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Commentary: Costa Mesa's charter process has confused residents

September 17, 2012|By Kare Hodge Grams

I am probably like a lot of Daily Pilot readers following the pro and con articles and letters regarding the proposed Costa Mesa city charter. Just reading the published information does little to help an average citizen figure out what is going on and exactly how it will affect our city.

I felt the same way when there was the hullabaloo about the Orange County Fairgrounds sale. I was grateful when a man who seems much more familiar with these procedures than I, Jim Righeimer, stepped up to provide public analysis and contest the sale. I also agreed with Righeimer's actions when he criticized the ridiculous placement of a DUI checkpoint on Harbor Boulevard during a weekday rush hour.

So when Righeimer ran for City Council, I liked his civic-mindedness and cast him my vote. Like many people, I imagine, I was quite surprised when, within his first year of office, he led the council to attempt to contract out city services and then came up with a city charter.

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Maybe I missed it, but I don't recall him running on these issues. I don't honestly know if I agree or disagree with him on either of them, but it sure looks to me like the present council didn't even want to give me a chance to decide.

Remember, this council worked very hard to get the charter on the June ballot, when a much smaller (and typically more conservative) percentage of residents vote. If it weren't for the bizarre fluke of a city employee filing papers late, all of the discussions and citizen input that have taken place the last few months would not have happened. It doesn't really look like they wanted us to think about it.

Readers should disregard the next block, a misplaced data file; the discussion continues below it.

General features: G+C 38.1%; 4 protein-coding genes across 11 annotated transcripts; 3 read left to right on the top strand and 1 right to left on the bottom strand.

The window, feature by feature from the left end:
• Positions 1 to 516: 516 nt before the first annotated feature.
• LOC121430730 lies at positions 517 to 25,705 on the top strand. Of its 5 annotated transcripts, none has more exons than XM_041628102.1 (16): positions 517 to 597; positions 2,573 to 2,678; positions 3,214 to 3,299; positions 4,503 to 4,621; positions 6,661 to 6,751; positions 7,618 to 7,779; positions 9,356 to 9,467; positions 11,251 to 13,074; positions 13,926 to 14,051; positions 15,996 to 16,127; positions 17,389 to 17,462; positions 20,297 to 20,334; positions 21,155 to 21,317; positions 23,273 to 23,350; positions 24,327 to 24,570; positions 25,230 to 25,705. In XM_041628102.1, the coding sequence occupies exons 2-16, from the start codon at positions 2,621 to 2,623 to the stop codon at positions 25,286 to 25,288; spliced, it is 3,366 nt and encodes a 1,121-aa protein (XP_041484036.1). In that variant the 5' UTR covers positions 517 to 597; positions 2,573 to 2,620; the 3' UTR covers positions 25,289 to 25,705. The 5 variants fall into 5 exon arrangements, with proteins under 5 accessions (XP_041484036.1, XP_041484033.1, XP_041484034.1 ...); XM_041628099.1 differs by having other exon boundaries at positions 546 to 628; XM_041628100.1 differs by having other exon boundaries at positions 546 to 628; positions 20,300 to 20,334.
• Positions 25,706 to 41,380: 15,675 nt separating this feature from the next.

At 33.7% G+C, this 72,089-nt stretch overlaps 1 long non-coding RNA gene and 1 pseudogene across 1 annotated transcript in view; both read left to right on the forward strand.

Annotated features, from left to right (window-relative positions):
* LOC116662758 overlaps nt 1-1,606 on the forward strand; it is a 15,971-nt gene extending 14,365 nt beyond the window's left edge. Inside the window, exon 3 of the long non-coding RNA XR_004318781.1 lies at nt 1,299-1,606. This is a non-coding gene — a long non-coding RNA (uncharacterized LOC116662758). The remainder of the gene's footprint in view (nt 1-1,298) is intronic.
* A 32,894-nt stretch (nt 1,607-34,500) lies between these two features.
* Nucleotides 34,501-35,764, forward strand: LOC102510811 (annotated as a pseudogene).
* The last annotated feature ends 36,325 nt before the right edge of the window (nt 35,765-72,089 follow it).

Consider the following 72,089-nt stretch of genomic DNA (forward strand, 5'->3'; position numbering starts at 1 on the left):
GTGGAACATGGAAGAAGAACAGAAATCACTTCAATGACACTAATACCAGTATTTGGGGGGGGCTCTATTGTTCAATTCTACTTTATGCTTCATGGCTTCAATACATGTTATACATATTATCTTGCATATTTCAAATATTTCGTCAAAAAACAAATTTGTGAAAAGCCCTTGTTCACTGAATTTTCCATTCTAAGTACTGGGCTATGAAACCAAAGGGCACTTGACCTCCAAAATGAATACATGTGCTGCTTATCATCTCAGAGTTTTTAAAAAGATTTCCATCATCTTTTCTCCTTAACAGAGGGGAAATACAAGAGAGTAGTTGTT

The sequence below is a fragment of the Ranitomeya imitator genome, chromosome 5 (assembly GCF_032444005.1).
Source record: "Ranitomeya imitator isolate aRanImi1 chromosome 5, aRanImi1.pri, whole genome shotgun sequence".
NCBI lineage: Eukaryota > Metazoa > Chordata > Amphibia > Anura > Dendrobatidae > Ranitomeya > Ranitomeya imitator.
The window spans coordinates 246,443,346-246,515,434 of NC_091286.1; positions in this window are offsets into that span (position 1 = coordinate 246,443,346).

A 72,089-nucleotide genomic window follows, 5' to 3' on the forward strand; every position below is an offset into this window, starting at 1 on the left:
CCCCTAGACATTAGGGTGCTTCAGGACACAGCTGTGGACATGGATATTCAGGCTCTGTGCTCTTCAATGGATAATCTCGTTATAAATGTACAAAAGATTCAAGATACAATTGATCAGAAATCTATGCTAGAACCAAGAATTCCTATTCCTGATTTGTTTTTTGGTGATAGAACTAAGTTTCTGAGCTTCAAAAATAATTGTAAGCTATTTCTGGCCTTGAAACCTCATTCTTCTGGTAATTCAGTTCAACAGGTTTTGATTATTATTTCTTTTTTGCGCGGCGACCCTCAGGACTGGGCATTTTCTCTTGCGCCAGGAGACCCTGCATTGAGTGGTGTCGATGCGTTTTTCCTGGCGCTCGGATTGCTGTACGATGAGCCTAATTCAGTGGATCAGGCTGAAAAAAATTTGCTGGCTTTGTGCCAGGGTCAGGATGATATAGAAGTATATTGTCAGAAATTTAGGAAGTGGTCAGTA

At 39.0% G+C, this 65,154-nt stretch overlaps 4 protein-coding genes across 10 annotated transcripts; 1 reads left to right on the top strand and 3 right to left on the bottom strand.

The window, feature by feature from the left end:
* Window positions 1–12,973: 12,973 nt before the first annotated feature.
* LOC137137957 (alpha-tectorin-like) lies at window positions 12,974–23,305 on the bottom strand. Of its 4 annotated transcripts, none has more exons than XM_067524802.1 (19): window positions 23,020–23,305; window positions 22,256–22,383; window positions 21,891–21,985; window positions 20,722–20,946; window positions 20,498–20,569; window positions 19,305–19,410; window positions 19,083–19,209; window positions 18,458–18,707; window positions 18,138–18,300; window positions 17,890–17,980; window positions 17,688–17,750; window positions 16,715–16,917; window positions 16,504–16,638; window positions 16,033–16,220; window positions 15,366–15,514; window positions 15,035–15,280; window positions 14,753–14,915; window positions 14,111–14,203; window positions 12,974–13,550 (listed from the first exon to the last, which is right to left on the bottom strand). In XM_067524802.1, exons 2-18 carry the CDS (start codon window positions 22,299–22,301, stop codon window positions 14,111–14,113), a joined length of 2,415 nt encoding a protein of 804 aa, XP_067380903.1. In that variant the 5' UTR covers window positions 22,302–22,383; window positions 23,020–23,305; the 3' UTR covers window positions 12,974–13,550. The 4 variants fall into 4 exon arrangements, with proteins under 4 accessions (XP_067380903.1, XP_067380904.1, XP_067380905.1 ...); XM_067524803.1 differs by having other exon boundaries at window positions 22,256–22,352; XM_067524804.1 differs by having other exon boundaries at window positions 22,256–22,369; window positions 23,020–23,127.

Do I think the union contracts are too generous? Yes, I do.

And do I think the retirement benefits fiscally unsustainable? Yes, again.

It's obvious the unions need to negotiate down. Their willingness to saddle future citizens with overly generous retirement benefits are definitely part of what brought us to this quagmire, but do I think this requires a new city charter?

Honestly, I don't know.

What I do know is that I sure don't approve of the way this charter was created — nor how the council attempted to negate my consideration by making it a done deal last June. It appears insincere at best and a power play at worst.

This council majority — well-meaning as it may be — has lost my trust. That is why no matter how many more public meetings, signs, four-color brochures or articles there are in the Daily Pilot before November, I will be voting no on Measure V.

KARE HODGE GRAMS lives in Costa Mesa.

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